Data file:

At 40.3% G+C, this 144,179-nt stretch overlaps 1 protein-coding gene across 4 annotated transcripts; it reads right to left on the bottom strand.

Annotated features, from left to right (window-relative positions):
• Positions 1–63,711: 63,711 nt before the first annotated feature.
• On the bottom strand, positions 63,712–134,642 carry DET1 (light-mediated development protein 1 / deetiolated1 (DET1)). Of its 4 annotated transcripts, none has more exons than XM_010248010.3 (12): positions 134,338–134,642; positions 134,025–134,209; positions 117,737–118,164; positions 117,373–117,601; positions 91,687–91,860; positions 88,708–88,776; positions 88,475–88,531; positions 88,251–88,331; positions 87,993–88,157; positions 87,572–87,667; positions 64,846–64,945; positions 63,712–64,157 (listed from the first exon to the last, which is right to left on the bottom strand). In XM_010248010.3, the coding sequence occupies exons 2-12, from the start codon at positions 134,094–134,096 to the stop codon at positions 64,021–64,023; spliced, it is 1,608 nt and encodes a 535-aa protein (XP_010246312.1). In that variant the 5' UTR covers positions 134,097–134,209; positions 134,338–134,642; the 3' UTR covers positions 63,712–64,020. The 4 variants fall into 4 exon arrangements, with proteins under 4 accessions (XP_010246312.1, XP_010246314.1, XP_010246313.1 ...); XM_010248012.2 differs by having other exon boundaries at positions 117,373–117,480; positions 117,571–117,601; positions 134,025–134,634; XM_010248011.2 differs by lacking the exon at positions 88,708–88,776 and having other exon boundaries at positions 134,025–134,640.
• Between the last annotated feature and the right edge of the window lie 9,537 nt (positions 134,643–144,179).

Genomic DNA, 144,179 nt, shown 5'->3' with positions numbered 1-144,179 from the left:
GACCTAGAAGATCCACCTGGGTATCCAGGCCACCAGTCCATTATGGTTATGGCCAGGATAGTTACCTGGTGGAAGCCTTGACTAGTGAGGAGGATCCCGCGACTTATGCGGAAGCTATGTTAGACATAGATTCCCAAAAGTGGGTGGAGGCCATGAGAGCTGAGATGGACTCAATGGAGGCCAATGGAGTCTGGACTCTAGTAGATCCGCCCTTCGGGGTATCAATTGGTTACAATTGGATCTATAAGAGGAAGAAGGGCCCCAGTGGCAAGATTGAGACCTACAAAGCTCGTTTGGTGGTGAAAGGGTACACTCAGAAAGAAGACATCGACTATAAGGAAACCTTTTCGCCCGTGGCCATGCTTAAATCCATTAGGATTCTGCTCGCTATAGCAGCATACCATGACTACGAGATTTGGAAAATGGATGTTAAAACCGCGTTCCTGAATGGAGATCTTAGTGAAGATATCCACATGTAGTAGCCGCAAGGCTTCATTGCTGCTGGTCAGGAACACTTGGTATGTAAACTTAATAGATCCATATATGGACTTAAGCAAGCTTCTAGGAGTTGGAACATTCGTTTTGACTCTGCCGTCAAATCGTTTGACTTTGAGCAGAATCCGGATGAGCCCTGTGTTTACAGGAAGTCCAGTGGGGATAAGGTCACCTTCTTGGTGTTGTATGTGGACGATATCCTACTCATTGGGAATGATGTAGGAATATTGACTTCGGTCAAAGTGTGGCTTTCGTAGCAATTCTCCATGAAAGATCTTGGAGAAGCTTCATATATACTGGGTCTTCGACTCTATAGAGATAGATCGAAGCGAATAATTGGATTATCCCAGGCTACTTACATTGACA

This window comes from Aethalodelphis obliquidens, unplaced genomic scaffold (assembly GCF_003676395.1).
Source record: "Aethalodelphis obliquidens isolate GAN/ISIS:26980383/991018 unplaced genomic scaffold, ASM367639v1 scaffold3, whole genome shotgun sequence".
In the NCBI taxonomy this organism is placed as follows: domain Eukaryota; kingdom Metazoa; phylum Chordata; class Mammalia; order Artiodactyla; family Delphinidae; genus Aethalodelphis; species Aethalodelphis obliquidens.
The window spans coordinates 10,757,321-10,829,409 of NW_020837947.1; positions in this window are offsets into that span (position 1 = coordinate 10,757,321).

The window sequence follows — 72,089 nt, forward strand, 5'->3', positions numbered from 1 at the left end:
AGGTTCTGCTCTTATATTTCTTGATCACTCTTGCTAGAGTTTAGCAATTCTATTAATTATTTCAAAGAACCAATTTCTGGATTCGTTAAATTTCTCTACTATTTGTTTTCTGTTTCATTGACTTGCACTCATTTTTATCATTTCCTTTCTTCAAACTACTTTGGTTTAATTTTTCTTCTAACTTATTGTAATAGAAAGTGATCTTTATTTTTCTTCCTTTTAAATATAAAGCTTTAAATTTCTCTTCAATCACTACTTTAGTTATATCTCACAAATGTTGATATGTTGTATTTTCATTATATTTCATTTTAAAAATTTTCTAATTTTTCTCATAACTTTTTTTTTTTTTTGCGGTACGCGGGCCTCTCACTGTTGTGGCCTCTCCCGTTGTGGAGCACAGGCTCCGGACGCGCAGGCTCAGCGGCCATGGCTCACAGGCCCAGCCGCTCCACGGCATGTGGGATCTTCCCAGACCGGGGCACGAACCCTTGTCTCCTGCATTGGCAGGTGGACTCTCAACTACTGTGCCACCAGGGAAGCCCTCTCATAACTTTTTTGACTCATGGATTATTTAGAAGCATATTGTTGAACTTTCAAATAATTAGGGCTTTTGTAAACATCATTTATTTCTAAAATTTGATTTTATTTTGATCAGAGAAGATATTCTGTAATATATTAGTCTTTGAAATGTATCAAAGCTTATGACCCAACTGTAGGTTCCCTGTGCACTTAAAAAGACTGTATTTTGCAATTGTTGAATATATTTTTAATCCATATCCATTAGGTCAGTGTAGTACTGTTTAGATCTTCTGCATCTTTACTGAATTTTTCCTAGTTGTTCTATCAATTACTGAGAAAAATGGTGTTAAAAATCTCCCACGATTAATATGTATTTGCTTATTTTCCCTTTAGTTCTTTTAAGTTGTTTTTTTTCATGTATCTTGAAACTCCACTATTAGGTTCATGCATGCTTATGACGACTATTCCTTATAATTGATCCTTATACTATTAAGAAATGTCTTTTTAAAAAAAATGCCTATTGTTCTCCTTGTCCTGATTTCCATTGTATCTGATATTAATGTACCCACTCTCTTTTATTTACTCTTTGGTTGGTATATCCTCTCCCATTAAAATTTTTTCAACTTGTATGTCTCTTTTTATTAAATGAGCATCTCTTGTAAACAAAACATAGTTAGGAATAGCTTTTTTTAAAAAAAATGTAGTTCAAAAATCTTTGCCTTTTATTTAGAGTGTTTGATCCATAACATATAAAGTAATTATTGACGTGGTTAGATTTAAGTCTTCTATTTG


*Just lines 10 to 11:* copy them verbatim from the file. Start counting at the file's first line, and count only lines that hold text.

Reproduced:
In the NCBI taxonomy this organism is placed as follows: domain Eukaryota; kingdom Metazoa; phylum Chordata; class Mammalia; order Artiodactyla; family Delphinidae; genus Aethalodelphis; species Aethalodelphis obliquidens.
The window spans coordinates 10,757,321-10,829,409 of NW_020837947.1; positions in this window are offsets into that span (position 1 = coordinate 10,757,321).